A former employee of the large cryptocurrency exchange Coinbase has pled guilty to insider trading, making this the first case of its kind involving cryptocurrency-related illegal activity in the United States.
Ishan Wahi, a former product manager for Coinbase, has pleaded guilty to two counts of conspiracy to commit wire fraud in connection with a scheme to commit insider trading in cryptocurrency assets by using confidential information about cryptocurrencies scheduled to be listed on the platform, according to a press release issued by the Department of Justice on Tuesday. The scheme involved Wahi using information about cryptocurrencies scheduled to be listed on the platform that was deemed confidential.
According to the reports, the allegations against Wahi were first submitted to the federal court in the Southern District of New York in the month of July of the previous year. Damian Williams, the United States attorney for the Southern District of New York, stated that Wahi is the first insider to admit guilt in an insider trading case involving the cryptocurrency markets. Williams added: “Wahi is the first insider to admit guilt in an insider trading case involving the cryptocurrency markets.”
Theft of private company information for the purpose of personal gain or the gain of others is a severe federal offense, regardless of whether the theft takes place in the equities markets or the cryptocurrency markets.
The date of Wahi’s sentencing has been set for May 10th. According to Reuters, he faces a jail term of between 36 and 47 months as part of his plea agreement, even though each count carries a maximum punishment of 20 years in prison. However, the sentence he faces will be between 36 and 47 months.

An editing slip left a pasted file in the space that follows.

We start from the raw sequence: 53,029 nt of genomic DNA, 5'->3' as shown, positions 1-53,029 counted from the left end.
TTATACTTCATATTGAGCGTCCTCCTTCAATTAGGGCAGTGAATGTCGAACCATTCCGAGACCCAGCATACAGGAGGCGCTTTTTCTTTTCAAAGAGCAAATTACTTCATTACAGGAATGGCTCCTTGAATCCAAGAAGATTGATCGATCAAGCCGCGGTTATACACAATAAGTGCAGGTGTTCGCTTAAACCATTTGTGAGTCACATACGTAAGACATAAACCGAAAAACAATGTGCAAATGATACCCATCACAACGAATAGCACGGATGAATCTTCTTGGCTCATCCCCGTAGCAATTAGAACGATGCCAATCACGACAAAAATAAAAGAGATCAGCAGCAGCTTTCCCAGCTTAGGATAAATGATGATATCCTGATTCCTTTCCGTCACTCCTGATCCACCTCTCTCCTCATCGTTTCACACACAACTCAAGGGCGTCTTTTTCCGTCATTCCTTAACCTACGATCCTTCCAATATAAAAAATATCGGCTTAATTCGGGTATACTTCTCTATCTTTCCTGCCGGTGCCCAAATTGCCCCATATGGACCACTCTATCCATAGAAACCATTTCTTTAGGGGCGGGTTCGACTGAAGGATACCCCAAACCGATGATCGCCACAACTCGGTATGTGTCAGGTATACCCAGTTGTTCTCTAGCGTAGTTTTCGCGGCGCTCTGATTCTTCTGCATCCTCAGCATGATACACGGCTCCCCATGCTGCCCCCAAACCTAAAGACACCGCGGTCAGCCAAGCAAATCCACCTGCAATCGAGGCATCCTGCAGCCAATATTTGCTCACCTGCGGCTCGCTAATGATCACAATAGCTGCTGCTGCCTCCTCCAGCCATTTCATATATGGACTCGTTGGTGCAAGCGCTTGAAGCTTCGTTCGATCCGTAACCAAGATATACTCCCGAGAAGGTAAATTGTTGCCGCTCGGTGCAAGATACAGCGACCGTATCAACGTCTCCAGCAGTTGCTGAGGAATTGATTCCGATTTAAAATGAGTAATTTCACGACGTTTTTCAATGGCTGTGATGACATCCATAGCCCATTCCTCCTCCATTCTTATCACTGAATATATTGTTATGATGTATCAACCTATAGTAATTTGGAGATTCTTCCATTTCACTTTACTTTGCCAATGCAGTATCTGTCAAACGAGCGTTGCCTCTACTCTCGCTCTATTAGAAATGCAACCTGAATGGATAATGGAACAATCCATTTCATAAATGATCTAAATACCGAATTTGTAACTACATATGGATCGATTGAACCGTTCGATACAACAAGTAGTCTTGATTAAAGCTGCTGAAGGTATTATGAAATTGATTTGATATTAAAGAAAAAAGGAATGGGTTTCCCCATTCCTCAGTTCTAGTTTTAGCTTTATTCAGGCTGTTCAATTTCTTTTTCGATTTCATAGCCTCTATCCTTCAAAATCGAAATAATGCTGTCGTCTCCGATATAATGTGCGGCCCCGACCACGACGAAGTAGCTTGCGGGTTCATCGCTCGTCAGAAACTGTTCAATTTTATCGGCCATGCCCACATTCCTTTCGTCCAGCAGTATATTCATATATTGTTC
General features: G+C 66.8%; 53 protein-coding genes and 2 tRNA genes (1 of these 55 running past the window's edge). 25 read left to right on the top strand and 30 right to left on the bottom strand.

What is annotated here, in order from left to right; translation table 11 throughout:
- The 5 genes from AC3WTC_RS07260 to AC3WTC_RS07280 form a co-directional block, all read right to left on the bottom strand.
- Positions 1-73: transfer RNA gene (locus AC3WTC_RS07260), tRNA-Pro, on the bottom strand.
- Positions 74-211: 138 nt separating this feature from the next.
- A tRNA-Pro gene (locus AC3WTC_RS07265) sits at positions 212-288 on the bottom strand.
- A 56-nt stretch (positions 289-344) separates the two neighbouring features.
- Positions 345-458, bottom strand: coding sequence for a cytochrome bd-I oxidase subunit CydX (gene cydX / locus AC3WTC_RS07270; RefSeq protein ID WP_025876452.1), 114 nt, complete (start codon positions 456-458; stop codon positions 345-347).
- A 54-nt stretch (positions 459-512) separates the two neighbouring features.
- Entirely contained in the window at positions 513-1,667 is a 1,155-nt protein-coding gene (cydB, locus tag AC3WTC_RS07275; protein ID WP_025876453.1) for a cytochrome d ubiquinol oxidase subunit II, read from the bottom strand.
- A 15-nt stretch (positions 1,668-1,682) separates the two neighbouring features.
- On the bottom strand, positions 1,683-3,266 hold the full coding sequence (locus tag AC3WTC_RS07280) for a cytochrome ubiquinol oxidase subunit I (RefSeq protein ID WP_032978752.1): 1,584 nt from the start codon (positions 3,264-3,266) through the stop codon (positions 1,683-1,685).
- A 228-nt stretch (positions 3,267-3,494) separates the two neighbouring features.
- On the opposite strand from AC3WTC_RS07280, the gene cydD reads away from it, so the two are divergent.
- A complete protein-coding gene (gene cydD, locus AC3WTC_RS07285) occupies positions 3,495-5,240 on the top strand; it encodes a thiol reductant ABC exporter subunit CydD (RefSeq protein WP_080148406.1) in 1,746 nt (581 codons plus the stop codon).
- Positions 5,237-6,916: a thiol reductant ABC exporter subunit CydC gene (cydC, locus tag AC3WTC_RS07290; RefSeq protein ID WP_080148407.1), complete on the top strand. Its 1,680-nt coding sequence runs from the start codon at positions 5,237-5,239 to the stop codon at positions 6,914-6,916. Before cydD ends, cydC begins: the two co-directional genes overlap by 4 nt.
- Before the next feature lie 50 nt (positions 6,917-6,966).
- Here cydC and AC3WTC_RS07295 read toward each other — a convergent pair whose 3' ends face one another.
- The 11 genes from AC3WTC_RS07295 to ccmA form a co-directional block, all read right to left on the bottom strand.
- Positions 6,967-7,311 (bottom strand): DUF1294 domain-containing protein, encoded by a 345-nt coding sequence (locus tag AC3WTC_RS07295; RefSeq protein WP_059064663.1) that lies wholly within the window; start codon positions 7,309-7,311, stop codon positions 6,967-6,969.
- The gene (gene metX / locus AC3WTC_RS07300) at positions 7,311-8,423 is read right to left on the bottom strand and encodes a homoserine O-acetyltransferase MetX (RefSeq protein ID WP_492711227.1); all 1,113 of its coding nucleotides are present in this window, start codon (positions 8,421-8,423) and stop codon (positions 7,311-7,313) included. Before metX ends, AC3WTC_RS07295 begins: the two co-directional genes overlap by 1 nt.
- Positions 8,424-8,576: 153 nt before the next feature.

According to the notification made by the DOJ, Wahi began working on the asset listings team at Coinbase around the beginning of October 2020. Because of this, he was granted access to information on the digital assets that are anticipated to be listed on the site.
The Department of Justice stated that Wahi leaked this information in order to help his brother Nikhil Wahi and friend Sammer Ramani buy tokens just before they were listed on the platform. This action resulted in “realized and unrealized gains totaling at least approximately $1.5 million,” according to the DOJ’s statement from the previous year.
Ramani has not been taken into custody at this time. In September, Nikhil Wahi entered a guilty plea to a charge of conspiring to commit wire fraud, and he was sentenced to ten months in jail only a few weeks ago.
Because it causes a surge in the price of the token, becoming listed on a major exchange is often considered to be highly essential in the cryptocurrency industry. Naturally, this also generates a significant incentive for the people working for cryptocurrency exchanges.
After an incident involving insider trading, Coinbase CEO Brian Armstrong addressed concerns over the listings of tokens on the controlled exchange. He outlined new steps with the goal of enhancing the processes for listing tokens and ensuring that there is no unfair advantage that can be taken advantage of.
To be more specific, he said that they will attempt to eliminate the capability of analyzing on-chain data as a means of estimating which tokens are on track to be distributed in the near future. Armstrong said that even while this data is accessible to the general public, only the most dedicated and experienced people would be tapping into it.
Compiled by Coinbold